Further, a framework followed by goal-setting researchers indicates that stating the outcome in the positive is more effective. That means moving toward something you wish to have, rather than away from something you wish to avoid. The idea is to frame it so that the positive state is what’s on your mind, rather than the negative. For example, “I don’t want to be rejected” is framed as “I want to be accepted.”
We all face decision points in our lives - I’ve been through many and you have too. Decision points are pivotal moments in time when faced with a choice. For example, the moment before heading to bed when you get a hankering for a second bowl of ice cream, while working on a goal to cut back on sugar. Or let’s say you’ve just finished a long day at work. You’ve got fitness goals - do you opt to skip the gym on the way home due to being tired?
Part of the power of visualization or mental rehearsal is that you can plan in advance for these decision points. You know they’re coming - they happen to all of us. Picture yourself making the right decisions at those moments. Instead of caving to the ice cream, you brush your teeth and head to bed with a book. Instead of skipping the gym, you fortify yourself with a pre-workout drink, change into your gym clothes, and drive there immediately. By rehearsing in your mind for these decision points, you’ll follow through more often.
Imagining yourself doing something in the future prepares your mind to take action in the way you’ve imagined it. When you pair that with picturing yourself making the right decision and linking it to your desired future outcome, you can overcome one of the primary reasons why people fail at motivating themselves - temporal discounting.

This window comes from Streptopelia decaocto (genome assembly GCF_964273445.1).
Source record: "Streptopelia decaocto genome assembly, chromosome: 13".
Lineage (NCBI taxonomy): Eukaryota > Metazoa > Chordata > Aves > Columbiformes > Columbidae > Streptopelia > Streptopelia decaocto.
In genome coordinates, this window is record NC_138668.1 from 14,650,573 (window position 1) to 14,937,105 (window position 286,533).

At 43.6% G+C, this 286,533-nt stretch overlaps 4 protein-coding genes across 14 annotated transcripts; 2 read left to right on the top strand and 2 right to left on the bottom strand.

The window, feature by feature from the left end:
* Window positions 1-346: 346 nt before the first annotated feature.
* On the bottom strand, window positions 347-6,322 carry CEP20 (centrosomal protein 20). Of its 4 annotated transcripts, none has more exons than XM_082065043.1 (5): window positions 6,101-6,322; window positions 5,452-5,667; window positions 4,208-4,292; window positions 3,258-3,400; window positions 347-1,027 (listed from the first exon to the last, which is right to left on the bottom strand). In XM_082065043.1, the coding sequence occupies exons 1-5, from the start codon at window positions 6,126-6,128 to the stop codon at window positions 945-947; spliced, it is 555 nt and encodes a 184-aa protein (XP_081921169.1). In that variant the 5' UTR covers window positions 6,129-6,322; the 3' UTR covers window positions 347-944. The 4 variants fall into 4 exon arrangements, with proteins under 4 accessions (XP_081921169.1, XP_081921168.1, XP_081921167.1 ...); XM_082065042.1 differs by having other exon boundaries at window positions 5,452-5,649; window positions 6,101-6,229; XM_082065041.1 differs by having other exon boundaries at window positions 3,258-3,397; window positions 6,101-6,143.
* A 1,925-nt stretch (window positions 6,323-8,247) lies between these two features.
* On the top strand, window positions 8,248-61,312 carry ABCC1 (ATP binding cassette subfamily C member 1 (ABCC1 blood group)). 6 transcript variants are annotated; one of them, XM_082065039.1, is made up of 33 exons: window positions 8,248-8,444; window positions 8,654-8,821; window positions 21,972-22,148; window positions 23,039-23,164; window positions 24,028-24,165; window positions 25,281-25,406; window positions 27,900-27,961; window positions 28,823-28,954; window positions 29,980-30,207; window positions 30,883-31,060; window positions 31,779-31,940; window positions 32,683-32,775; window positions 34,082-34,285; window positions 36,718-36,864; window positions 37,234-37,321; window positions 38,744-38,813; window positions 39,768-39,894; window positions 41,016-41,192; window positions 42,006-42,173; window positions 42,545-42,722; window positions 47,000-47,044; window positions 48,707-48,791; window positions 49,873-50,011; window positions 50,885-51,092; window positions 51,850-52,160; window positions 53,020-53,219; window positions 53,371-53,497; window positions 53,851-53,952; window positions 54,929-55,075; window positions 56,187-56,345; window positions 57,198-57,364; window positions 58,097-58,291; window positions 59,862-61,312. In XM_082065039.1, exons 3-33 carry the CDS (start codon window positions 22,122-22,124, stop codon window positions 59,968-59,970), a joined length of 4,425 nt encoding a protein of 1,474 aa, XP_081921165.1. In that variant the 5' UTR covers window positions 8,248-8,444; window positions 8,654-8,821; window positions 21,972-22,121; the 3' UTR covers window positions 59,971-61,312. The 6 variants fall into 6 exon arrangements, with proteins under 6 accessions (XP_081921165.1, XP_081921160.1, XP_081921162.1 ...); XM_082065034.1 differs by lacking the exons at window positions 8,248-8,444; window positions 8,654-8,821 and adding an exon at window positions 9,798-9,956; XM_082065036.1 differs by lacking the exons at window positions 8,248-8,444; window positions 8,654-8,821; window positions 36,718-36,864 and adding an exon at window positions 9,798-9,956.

Temporal discounting is the psychological phenomenon that makes pain or pleasure in the distant future seem less relevant than pain or pleasure that’s right here, in our faces at this moment. For example, people often abandon long-term plans in favor of more immediate reward in response to environmental cues or changes in their internal motivational state. They might want to cut back on sugar, but it’s difficult to say no in the moment when someone is offering a piece of cake. They might want to save for a deposit on a house, but the Black Friday sale, promising heavy discounts on a shiny new car is difficult to pass up.
When you picture each choice you make at a decision point as part of a path that leads to what you want (contrasting that with the outcome you don’t want), you can overcome some of the effects of temporal discounting. This is important because you will make the pain or pleasure seem more real and important now by visualizing the link between small, repeated decision points. Keep important long-term outcomes front of mind - that one piece of cake may not seem like a big deal right now, but if you take the cake at each decision point, your health or weight-loss goals may be pushed further away.
Download my tips here for effective visualization
If you’re working on goals for the New Year, you’re probably already familiar with common advice, such as making those goals clearly defined and actionable. It’s important to have a plan to get there, but that plan is more effective if you spend time visualizing your pathway.
Mental rehearsal primes your brain for taking the action you need to take. In the case of key decision points that come up along your path, that prior visualization can make a huge difference in helping to make the right decision. It helps you to see the link between what you do now and the achievement of that goal in the future.
Wishing you a happy and prosperous year! May you achieve the outcomes you desire.
Dr. Todd Snyder
Psychologist | Productivity Coach | Decision Consultant